with strange sockets and wish getpeername to work with  them,  send  me
           email.
    
           If the socket is a UNIX domain socket, then getpeername prints the name
           of the file (which is the port) on a  single  line.   If  -verbose  was
           specified,  getpeername prints a more detailed report consisting of the
           word 'Unix' on the first line, the word 'Port' on the second line,  and
           the name of the file on the third line.
    
    
    
    

    EXAMPLES

           I originally designed getpeername so that a faucet-spawned shell script
           could find out who was talking to it (and  maybe  perform  access  con-
           trol).   I added getsockname for completeness.  Now I realize that get-
           sockname is useful for multi-homing services.  However,  most  software
           that you want to understand multi-homing (httpd, ftpd) is already capa-
           ble of doing it, and much  more  efficiently  than  a  script  wrapper.
           Still, it might come in handy some day.
    
           client$ hose mail.cise.ufl.edu smtp --in ./getpeername
           25
           128.227.205.210
    
           You  connected  to  mail.cis.ufl.edu on the SMTP port (port 25).  For a
           verbose report:
    
           client$ hose mail.cise.ufl.edu smtp --in ./getpeername -v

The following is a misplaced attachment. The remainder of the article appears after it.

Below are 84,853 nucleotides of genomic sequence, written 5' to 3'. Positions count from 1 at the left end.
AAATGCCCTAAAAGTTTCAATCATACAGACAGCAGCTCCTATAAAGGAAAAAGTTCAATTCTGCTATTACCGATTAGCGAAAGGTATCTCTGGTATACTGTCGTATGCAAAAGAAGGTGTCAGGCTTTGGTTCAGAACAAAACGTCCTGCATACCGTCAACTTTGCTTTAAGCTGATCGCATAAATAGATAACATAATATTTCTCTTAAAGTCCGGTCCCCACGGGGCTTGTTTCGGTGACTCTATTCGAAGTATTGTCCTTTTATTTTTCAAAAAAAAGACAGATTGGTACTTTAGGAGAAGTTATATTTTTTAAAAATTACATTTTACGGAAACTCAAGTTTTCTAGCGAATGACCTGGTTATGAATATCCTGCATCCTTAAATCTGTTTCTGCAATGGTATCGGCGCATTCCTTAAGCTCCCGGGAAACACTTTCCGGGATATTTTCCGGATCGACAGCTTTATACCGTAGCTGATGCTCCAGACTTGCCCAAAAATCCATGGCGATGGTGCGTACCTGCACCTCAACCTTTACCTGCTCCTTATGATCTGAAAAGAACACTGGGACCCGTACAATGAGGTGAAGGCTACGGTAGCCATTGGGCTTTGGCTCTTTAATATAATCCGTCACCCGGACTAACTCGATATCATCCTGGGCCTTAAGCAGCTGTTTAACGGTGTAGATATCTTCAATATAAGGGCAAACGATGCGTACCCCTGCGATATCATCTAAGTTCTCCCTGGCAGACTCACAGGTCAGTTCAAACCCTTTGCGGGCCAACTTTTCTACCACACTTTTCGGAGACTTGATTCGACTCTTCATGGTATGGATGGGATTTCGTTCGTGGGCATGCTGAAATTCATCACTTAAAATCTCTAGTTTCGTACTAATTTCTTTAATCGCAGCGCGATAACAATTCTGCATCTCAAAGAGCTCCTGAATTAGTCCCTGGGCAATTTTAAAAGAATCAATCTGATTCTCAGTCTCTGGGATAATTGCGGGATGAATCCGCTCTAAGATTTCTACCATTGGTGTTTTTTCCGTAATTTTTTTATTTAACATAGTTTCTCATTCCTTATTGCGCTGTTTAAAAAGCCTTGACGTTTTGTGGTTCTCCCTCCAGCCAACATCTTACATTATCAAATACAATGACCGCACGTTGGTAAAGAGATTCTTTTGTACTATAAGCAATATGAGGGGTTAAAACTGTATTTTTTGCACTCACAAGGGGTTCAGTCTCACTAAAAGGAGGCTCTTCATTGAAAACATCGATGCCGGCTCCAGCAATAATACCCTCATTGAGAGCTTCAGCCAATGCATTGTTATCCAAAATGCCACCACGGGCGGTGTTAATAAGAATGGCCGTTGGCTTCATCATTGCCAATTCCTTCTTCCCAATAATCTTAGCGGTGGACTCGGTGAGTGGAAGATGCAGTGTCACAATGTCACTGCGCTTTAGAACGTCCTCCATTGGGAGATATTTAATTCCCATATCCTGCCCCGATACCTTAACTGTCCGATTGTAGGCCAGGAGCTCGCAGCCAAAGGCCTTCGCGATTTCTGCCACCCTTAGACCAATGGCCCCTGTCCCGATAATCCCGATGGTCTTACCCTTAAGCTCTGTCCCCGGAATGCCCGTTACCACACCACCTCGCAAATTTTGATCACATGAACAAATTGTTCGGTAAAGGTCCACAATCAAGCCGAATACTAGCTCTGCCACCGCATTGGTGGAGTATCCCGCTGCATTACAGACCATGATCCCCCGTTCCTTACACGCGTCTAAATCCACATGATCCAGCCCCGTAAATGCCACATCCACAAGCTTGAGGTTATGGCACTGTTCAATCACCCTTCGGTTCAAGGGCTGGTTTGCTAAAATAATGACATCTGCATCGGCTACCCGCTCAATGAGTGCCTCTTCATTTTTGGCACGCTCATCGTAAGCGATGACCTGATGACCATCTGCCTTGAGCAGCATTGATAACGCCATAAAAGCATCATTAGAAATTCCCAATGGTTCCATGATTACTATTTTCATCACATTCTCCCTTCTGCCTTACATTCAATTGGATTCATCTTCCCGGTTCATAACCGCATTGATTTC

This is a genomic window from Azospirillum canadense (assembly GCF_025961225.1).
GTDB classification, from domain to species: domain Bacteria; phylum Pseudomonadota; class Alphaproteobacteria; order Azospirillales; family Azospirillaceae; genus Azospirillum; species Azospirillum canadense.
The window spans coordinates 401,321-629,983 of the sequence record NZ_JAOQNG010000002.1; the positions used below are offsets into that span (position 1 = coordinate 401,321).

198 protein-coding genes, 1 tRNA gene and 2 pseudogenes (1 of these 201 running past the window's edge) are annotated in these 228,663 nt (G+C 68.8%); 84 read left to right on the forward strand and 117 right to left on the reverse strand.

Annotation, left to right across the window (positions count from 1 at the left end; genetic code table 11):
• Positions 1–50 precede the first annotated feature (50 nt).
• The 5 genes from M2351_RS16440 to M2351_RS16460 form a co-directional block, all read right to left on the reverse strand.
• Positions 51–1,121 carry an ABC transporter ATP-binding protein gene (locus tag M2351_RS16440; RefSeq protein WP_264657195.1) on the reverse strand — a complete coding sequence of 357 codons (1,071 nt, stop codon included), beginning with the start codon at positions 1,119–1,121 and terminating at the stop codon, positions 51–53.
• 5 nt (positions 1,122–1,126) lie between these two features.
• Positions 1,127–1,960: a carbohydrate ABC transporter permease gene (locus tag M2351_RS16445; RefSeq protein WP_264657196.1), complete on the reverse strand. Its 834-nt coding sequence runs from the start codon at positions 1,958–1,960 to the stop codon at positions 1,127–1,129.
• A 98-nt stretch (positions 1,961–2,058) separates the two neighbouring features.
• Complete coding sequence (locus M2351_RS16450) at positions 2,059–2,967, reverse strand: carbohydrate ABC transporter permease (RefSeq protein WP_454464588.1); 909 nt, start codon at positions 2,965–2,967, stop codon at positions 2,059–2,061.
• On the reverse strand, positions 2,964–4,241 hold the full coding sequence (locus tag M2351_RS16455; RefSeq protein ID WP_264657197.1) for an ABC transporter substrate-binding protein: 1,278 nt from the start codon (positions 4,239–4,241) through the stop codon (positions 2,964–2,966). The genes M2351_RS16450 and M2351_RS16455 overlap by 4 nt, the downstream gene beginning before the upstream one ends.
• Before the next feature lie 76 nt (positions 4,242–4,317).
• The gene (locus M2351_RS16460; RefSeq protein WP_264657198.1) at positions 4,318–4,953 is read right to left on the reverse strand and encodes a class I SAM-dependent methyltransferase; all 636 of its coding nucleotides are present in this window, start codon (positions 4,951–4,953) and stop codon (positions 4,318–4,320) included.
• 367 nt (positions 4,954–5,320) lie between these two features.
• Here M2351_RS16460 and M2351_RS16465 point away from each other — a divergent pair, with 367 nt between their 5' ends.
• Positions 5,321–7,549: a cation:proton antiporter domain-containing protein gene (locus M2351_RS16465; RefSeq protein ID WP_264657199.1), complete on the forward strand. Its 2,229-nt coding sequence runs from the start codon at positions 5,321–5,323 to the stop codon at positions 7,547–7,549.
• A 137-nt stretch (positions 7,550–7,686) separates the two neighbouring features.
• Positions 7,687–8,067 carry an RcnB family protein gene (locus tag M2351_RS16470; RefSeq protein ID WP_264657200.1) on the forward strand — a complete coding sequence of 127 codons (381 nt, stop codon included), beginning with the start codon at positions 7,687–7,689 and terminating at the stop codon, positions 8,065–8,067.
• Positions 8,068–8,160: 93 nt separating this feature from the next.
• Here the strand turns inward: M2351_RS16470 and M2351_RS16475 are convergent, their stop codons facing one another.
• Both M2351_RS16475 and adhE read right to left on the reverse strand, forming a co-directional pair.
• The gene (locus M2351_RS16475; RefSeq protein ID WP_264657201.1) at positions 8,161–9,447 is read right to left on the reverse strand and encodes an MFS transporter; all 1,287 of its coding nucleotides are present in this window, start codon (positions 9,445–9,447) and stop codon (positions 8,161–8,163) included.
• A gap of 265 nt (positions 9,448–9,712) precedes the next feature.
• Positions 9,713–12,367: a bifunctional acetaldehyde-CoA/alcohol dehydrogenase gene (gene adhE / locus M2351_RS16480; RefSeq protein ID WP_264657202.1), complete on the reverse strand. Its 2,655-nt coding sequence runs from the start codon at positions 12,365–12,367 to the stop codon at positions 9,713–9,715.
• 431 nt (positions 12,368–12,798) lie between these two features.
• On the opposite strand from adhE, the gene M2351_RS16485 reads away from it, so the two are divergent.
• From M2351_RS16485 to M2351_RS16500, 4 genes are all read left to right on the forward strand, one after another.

Internet
           Port
           25
           Host
           128.227.205.210
           fireant.cise.ufl.edu
    
           Now let's give an example of a race condition which will cause getpeer-
           name to fail:
    
           client$ hose web.cise.ufl.edu 80 -in ./getpeername
           ./getpeername: getpeername failed on descriptor 0: Socket is not connected
    
           The  HTTP  daemon  tries to read a request, finds that half of the full
           duplex connection closed (by the special behavior of the -in option  on
           hose(1)) and drops the connection before getpeername can query the file
           descriptor.  We can cause the HTTP daemon to wait  for  us  by  leaving
           both halves of the duplex connection open.
    
           client$ hose web.cise.ufl.edu 80 -fd0 ./getpeername -v
           Internet
           Port
           80